They Love The Rain


There are some things I’m just going to have to get used to. I have never seen so many people happy about a rainy day! Really, people are ecstatic.

We didn’t get much. The rain started falling before dawn and was gone around 3:00 PM. Most areas got between an eighth and quarter inch–aka, very little. However, in a place that’s only gotten around two inches total since January 2014, even an eighth inch is a notable achievement.

For the next few weeks there will be a little green on the mountainsides. Desert flowers will quickly bloom, then die away.

It’s likely there’ll be no more rain until late fall. Climatically that’s the way it works.

Recent forecasts, first from the Aussies and now from the European Center for Medium Range Weather Forecasting, says a strong El Nino is building. If true, next winter in SoCal should be wet. We can really use it.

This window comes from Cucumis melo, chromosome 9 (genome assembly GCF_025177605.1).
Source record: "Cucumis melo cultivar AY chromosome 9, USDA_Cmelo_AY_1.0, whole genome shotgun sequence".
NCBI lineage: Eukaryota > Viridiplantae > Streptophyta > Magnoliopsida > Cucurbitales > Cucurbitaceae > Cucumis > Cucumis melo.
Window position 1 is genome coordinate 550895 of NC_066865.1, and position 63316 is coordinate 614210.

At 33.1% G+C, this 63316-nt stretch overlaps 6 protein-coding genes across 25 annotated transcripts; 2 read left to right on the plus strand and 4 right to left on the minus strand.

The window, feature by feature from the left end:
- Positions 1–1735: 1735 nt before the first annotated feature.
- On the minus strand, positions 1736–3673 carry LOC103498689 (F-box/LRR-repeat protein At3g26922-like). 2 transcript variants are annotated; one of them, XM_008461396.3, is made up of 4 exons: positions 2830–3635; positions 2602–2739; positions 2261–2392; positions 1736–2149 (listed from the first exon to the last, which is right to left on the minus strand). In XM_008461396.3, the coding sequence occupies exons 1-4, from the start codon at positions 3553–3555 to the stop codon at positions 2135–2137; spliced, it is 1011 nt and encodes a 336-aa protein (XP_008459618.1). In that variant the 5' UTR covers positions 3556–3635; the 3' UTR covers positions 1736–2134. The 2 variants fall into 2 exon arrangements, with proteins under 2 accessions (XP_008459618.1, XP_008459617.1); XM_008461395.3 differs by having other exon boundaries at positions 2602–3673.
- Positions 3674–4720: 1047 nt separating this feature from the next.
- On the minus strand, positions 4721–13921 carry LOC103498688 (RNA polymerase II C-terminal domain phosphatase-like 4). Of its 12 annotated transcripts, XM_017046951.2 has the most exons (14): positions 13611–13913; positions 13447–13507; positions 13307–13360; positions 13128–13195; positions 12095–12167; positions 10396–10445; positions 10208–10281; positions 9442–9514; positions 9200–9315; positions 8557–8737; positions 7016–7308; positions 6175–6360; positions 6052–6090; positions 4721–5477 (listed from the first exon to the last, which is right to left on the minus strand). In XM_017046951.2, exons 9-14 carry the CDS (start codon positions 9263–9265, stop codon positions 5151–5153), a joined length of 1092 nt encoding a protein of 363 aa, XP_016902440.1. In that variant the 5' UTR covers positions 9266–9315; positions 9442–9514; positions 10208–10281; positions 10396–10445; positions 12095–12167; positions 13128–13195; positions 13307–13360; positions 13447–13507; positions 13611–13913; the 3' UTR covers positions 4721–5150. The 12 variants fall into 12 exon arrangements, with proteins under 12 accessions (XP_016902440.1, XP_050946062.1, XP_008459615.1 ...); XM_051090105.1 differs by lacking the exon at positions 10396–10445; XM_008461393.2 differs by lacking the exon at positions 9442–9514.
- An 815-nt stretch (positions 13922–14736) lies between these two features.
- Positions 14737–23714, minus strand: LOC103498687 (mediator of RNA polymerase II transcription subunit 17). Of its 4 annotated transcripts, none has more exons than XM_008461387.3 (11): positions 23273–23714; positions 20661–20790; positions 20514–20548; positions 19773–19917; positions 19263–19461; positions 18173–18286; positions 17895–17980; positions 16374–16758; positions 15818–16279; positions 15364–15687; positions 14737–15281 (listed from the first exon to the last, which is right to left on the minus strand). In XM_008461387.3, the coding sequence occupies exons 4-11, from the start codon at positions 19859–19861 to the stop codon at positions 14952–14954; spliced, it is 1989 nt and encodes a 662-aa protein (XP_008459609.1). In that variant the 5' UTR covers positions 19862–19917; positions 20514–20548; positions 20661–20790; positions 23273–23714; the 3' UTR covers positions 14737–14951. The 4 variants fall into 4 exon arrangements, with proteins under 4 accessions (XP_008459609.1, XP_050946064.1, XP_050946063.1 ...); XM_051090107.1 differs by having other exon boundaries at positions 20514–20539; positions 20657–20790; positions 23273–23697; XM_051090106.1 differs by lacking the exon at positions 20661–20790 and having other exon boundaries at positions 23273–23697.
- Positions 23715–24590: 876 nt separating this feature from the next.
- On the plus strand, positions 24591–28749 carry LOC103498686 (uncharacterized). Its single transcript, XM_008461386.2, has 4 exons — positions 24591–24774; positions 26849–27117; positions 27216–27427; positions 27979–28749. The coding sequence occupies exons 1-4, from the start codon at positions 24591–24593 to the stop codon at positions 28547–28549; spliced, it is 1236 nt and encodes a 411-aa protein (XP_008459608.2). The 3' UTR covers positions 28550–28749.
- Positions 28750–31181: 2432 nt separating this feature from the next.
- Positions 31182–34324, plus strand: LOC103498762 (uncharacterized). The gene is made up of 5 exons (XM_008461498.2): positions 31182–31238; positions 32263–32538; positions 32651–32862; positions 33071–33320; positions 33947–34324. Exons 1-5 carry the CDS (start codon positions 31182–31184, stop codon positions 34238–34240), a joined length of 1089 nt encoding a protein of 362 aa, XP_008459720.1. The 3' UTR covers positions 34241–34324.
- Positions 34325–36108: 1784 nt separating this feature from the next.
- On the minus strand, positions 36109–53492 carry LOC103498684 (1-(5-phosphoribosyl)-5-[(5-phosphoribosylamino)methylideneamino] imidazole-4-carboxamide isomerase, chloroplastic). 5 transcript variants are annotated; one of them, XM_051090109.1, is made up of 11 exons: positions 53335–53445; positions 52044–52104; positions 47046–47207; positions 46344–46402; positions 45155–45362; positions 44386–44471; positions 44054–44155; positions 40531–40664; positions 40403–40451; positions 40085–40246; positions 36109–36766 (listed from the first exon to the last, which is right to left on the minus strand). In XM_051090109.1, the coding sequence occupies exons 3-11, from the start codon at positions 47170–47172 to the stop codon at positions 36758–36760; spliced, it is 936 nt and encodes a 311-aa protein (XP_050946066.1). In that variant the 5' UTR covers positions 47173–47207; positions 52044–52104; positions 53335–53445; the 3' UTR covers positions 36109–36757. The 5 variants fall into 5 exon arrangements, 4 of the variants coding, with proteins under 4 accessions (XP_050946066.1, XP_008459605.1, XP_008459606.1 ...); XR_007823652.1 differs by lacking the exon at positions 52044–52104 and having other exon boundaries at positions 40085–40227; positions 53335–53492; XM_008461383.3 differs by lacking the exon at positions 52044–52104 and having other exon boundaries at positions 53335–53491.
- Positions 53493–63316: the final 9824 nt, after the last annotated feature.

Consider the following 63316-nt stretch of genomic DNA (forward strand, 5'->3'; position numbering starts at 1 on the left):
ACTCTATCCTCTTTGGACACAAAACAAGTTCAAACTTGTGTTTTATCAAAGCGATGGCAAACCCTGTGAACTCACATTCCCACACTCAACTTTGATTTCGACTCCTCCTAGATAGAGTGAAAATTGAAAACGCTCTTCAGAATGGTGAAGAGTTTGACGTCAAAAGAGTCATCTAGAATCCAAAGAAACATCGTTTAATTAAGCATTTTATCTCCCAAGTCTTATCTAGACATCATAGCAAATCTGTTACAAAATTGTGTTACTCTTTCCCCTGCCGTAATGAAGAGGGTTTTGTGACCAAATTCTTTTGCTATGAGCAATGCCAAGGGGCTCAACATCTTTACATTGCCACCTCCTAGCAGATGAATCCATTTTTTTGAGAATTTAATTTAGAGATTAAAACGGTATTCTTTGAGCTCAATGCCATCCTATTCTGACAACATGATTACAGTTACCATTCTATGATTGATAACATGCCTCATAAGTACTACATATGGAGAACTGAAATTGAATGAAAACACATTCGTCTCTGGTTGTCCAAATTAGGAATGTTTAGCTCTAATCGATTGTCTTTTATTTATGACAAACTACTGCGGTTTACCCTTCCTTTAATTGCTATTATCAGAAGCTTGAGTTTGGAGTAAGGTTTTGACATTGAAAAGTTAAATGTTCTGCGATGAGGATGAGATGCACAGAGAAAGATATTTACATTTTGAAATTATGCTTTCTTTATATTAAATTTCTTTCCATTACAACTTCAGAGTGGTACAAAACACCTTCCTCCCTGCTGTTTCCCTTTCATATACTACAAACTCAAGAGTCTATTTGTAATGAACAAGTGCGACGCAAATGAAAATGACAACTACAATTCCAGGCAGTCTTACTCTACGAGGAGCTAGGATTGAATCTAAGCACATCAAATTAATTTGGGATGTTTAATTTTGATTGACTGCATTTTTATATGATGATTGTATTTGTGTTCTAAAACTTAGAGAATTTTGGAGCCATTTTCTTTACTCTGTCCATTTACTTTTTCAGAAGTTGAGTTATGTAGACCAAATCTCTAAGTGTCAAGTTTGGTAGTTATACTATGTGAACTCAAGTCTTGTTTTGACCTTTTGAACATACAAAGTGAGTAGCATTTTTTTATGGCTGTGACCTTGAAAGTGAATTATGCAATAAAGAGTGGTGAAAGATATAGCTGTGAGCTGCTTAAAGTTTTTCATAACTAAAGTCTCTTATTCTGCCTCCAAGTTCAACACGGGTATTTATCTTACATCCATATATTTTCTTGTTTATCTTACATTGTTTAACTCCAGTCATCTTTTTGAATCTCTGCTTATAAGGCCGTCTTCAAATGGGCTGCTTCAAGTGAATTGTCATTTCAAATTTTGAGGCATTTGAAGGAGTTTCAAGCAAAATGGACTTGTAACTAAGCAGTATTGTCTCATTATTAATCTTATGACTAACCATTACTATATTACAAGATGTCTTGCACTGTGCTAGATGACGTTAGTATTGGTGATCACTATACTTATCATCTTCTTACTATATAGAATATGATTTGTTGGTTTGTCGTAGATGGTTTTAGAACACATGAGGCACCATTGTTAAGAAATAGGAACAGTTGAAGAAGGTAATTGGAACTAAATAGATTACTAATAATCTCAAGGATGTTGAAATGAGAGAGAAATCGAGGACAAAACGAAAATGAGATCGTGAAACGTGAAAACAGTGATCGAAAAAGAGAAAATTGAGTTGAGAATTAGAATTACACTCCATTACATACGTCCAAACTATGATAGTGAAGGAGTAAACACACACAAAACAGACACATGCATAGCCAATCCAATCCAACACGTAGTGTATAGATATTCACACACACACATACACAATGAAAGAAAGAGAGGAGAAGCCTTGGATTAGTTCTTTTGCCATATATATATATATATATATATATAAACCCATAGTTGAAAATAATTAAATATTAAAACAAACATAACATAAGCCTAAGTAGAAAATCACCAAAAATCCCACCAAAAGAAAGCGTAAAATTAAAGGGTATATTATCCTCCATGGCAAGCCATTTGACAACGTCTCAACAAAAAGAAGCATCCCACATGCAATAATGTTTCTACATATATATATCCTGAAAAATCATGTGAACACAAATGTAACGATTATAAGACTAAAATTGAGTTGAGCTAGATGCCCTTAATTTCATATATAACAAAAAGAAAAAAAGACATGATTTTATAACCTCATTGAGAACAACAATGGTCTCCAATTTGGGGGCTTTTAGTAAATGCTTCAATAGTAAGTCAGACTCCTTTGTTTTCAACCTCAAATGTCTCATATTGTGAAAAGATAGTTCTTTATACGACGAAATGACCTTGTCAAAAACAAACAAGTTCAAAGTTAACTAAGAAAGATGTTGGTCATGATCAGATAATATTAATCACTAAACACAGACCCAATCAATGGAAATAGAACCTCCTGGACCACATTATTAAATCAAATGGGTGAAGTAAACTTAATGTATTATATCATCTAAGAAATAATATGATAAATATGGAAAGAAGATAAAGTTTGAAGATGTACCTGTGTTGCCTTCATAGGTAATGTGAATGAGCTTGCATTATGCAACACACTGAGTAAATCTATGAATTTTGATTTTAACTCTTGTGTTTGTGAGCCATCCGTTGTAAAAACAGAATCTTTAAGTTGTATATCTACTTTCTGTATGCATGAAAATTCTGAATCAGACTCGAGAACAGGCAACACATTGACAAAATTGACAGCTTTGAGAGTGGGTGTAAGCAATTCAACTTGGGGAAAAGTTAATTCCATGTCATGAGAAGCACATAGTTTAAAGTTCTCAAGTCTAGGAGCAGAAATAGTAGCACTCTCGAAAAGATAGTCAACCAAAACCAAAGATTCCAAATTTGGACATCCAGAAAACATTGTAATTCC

I wonder how many rain days we need before desert residents stop finding it cool? I’ll report back.

A Definite Maybe

rtwrfdomainsSince last Wednesday I’ve been talking about the chance of the Palm Springs area getting a few sprinkles this Thursday. In most places caring about an iffy forecast for a tiny event so far in advance would be a non-starter. Not so in the desert where long time residents look forward to our few cloudy days!

So, here we are Monday. This is the sixth day since rain was first mentioned. I’m barely closer to knowing than I was then!

First, an admission. Without supercomputers no one could attempt a seven or eight day forecast. The atmosphere’s just too complex. But computer’s have shortcomings. I use the GFS model this far out.